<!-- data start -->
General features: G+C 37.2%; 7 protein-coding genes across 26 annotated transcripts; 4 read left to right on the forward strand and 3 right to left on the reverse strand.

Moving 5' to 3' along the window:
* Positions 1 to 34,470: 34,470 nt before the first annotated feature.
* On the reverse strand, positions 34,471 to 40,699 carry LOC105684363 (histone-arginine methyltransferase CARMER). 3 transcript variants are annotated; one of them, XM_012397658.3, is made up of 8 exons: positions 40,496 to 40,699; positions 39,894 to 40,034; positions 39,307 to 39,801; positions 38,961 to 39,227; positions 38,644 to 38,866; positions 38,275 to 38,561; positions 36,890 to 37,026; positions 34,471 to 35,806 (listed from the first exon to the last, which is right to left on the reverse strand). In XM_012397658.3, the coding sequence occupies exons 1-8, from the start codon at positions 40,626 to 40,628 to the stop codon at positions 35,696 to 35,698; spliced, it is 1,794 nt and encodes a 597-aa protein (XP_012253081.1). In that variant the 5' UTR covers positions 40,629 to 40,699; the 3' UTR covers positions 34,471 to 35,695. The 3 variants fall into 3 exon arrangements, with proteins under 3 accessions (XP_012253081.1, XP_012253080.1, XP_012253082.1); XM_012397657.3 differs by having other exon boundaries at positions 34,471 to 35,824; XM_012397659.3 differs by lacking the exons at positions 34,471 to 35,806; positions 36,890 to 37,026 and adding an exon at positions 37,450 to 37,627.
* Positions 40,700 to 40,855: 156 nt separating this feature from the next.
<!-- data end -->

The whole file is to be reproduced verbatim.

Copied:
General features: G+C 37.2%; 7 protein-coding genes across 26 annotated transcripts; 4 read left to right on the forward strand and 3 right to left on the reverse strand.

Moving 5' to 3' along the window:
* Positions 1 to 34,470: 34,470 nt before the first annotated feature.
* On the reverse strand, positions 34,471 to 40,699 carry LOC105684363 (histone-arginine methyltransferase CARMER). 3 transcript variants are annotated; one of them, XM_012397658.3, is made up of 8 exons: positions 40,496 to 40,699; positions 39,894 to 40,034; positions 39,307 to 39,801; positions 38,961 to 39,227; positions 38,644 to 38,866; positions 38,275 to 38,561; positions 36,890 to 37,026; positions 34,471 to 35,806 (listed from the first exon to the last, which is right to left on the reverse strand). In XM_012397658.3, the coding sequence occupies exons 1-8, from the start codon at positions 40,626 to 40,628 to the stop codon at positions 35,696 to 35,698; spliced, it is 1,794 nt and encodes a 597-aa protein (XP_012253081.1). In that variant the 5' UTR covers positions 40,629 to 40,699; the 3' UTR covers positions 34,471 to 35,695. The 3 variants fall into 3 exon arrangements, with proteins under 3 accessions (XP_012253081.1, XP_012253080.1, XP_012253082.1); XM_012397657.3 differs by having other exon boundaries at positions 34,471 to 35,824; XM_012397659.3 differs by lacking the exons at positions 34,471 to 35,806; positions 36,890 to 37,026 and adding an exon at positions 37,450 to 37,627.
* Positions 40,700 to 40,855: 156 nt separating this feature from the next.